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The Transport Agency (NZTA) is under rising pressure to regulate e-scooter use.
It is being accused of breaching its statutory duties to assess whether the low-power scooters pose a risk on the roads and footpaths it regulates.
Some local councillors have said they're unhappy at NZTA pushing the job of regulation onto them.
A 2005 ruling that e-scooters are not motor vehicles has allowed them on footpaths and meant they are not subject to licensing, registration or warrant of fitness checks.
Thousands of e-scooters have appeared on the streets of Auckland, Lower Hutt, Christchurch and Dunedin. This has happened without NZTA doing a single risk assessment, two Official Information Act responses show.
Russell Bell, a former lecturer on risk at Massey University, said NZTA appeared not to have considered its statutory duties under the Health and Safety at Work Act.
He said there was legal precedent to treat roads and footpaths as a workplace and the agency had responsibility to assess the risks to anyone using them.
"The transport agency may not be in breach of the law but they are certainly in breach of statutory duties.
"The prudent organisation would go out and do an evaluation as to the impact on pedestrians."
Transport consultant Murray King disagreed that roads came under that Act, even though he believed they should, and the law itself should be tightened.
"I think that should be done because roads are an incredibly big part of the economy, and everywhere else in the economy is governed by this Act."
The Blind Foundation expressed dismay about a recent meeting with the NZTA acting chief executive Mark Ratcliffe, which it went to along with Living Streets Aotearoa and disability lobbyists.
Blind Foundation spokesperson Chris Orr said if there had been a risk assessment and public consultation, blind people would have had a say on potential risks scooters on footpaths posed.
Mr Orr said the Blind Foundation fully backed micro mobility but wanted e-scooters only on cycleways or low-speed-limit roads.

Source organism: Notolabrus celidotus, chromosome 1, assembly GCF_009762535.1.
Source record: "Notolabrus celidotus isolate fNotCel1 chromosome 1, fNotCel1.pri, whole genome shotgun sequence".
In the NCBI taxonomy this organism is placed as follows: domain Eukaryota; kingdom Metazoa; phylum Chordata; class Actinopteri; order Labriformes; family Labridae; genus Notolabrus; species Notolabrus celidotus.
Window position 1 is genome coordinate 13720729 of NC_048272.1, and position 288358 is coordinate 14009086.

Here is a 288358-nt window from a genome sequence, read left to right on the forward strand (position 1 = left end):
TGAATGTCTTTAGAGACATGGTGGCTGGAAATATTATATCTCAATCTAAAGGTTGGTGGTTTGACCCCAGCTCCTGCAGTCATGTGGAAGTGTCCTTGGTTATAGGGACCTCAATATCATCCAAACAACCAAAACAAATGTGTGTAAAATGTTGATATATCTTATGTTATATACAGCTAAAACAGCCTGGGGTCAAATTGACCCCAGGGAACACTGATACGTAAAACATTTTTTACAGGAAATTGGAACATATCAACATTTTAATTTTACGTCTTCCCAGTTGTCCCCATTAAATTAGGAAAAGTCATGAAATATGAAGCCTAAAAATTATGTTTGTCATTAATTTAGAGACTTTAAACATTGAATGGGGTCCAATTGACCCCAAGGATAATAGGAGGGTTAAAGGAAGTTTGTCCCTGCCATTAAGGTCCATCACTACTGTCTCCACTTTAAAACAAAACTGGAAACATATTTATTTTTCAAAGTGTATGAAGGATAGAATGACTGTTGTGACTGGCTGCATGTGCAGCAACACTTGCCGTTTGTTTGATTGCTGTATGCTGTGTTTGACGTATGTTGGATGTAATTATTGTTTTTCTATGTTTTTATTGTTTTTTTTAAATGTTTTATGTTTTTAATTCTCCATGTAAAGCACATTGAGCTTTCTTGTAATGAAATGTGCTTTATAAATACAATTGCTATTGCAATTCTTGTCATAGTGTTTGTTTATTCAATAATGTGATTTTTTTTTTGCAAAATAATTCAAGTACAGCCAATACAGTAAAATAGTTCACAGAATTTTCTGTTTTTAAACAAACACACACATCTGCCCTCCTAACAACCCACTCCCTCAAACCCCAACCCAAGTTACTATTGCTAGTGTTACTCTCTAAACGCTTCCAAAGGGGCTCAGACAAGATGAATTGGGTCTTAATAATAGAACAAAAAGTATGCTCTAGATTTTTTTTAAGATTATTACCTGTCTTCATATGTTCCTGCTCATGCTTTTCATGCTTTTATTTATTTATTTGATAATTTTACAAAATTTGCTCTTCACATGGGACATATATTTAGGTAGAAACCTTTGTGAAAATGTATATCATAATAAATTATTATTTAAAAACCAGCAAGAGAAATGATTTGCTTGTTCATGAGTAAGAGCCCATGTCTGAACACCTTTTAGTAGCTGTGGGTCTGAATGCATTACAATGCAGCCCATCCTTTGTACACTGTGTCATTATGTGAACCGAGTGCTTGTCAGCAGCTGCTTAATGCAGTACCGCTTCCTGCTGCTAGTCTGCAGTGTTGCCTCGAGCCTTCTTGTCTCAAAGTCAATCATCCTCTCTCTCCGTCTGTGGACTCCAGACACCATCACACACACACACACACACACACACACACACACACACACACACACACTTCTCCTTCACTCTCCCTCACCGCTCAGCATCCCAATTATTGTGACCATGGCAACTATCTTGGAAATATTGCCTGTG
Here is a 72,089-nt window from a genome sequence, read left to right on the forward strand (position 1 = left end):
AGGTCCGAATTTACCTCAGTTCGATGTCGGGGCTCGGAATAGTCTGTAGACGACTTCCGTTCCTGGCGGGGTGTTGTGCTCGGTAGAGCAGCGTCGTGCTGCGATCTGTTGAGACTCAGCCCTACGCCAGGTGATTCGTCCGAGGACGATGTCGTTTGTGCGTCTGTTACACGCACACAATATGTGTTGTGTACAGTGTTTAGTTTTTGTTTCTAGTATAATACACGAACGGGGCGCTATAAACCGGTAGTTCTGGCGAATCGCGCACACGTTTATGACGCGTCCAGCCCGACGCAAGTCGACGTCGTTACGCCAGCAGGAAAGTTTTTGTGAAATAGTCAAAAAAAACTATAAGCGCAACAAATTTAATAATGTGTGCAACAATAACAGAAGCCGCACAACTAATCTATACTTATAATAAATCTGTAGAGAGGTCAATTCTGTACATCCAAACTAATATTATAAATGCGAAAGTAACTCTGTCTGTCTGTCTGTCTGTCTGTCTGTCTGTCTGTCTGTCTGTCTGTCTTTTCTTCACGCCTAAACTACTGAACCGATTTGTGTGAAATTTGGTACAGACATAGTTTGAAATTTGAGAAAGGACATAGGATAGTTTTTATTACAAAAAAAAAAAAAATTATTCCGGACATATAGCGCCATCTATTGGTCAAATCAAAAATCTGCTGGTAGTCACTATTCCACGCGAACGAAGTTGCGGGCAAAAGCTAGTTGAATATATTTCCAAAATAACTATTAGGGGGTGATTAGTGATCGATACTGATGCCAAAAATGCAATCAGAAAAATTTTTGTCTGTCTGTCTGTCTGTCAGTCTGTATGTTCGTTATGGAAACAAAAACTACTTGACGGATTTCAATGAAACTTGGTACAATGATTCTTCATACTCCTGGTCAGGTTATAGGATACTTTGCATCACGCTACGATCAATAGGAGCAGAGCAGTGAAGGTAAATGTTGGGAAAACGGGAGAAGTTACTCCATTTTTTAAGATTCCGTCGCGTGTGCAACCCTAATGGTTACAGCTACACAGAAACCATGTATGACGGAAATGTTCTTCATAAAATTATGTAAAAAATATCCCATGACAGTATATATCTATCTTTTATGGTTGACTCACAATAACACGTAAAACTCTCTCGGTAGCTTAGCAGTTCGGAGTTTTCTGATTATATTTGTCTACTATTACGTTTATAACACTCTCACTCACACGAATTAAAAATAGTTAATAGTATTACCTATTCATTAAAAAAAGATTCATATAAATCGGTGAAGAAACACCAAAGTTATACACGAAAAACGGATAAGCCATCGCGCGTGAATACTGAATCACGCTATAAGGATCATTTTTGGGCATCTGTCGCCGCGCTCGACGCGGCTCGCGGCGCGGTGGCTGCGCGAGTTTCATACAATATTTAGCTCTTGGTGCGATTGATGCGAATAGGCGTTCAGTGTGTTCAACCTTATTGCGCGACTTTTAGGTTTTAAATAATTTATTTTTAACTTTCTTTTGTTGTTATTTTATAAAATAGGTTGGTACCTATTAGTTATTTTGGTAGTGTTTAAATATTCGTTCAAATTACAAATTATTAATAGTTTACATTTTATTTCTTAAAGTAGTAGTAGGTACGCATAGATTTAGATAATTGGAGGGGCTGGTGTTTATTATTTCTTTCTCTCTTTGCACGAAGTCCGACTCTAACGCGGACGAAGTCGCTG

Dunedin city councillors have voted to review a bylaw to help them control e-scooters but also called on NZTA to nationally administer aspects of their use, including compulsory helmets, speed limits and having a requirement to be used in cycleways.
Wellington councillor Brian Dawson said NZTA and other institutions needed to "step up and do the work" by ensuring there was informed decision-making. "At the moment we're kind of shooting in the dark."
In a statement, NZTA said it did not consider that the Health and Safety at Work Act applied to people using e-scooters, however it took safety seriously.
It says riders are covered by the Road User Rule that says they should behave in a careful and considerate manner. Those rules are enforced by the police.
The government will consider further regulations for the scooters after trials finished in Auckland, Dunedin and Christchurch.
The safety reports
Official Information Act responses show the NZTA has had two safety reports on e-scooters, one local, one from overseas that remains confidential.
The local one contains an eight-page safety analysis of e-bikes based on overseas research but only one paragraph on e-scooter safety.
It recommends some rules on scooter use, including tighter controls on footpaths than are in place.
Other than that, NZTA's only substantive research was done 15 years ago. RNZ has requested to see that research.
Mr Bell called into question NZTA's governance.
"Self-regulation is the worst, unfortunately, and the organisation you would expect to take a nationwide approach has failed to do so."
Mr Bell previously made a submission to Wellington City Council about e-scooters and said a risk assessment it was doing did not adequately address the its Health and Safety Act obligations.
Mr King said the legislative duties imposed on NZTA were weak when it came to local roads.
He said the Health and Safety at Work Act could be made "clearly applicable to roads and to public safety".
"Or an entirely new Act could be passed to cover roading obligations."
In the United States, the e-scooter rollout has been stalled in some cities by authorities belatedly issuing regulations and, in some cases, temporary bans after being caught out by the speed with which the scooter companies had launched.